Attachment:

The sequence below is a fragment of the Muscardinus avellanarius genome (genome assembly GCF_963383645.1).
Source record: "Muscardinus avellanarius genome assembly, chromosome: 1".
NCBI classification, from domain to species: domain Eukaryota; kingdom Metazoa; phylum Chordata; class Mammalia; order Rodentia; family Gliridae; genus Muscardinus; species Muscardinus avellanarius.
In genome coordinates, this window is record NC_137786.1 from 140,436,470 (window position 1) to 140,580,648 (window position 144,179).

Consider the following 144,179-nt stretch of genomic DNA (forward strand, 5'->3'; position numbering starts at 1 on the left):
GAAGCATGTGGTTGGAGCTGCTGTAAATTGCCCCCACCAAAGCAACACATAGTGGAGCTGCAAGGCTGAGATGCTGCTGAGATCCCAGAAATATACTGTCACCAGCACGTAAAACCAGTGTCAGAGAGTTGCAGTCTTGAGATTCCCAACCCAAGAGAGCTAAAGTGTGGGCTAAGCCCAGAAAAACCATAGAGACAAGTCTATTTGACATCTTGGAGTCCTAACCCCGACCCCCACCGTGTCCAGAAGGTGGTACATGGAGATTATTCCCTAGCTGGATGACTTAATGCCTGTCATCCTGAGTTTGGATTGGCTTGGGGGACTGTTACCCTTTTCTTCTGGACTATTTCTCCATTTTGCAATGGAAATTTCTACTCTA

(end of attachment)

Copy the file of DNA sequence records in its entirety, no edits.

The sequence below is a fragment of the Muscardinus avellanarius genome (genome assembly GCF_963383645.1).
Source record: "Muscardinus avellanarius genome assembly, chromosome: 1".
NCBI classification, from domain to species: domain Eukaryota; kingdom Metazoa; phylum Chordata; class Mammalia; order Rodentia; family Gliridae; genus Muscardinus; species Muscardinus avellanarius.
In genome coordinates, this window is record NC_137786.1 from 140,436,470 (window position 1) to 140,580,648 (window position 144,179).

Consider the following 144,179-nt stretch of genomic DNA (forward strand, 5'->3'; position numbering starts at 1 on the left):
GAAGCATGTGGTTGGAGCTGCTGTAAATTGCCCCCACCAAAGCAACACATAGTGGAGCTGCAAGGCTGAGATGCTGCTGAGATCCCAGAAATATACTGTCACCAGCACGTAAAACCAGTGTCAGAGAGTTGCAGTCTTGAGATTCCCAACCCAAGAGAGCTAAAGTGTGGGCTAAGCCCAGAAAAACCATAGAGACAAGTCTATTTGACATCTTGGAGTCCTAACCCCGACCCCCACCGTGTCCAGAAGGTGGTACATGGAGATTATTCCCTAGCTGGATGACTTAATGCCTGTCATCCTGAGTTTGGATTGGCTTGGGGGACTGTTACCCTTTTCTTCTGGACTATTTCTCCATTTTGCAATGGAAATTTCTACTCTA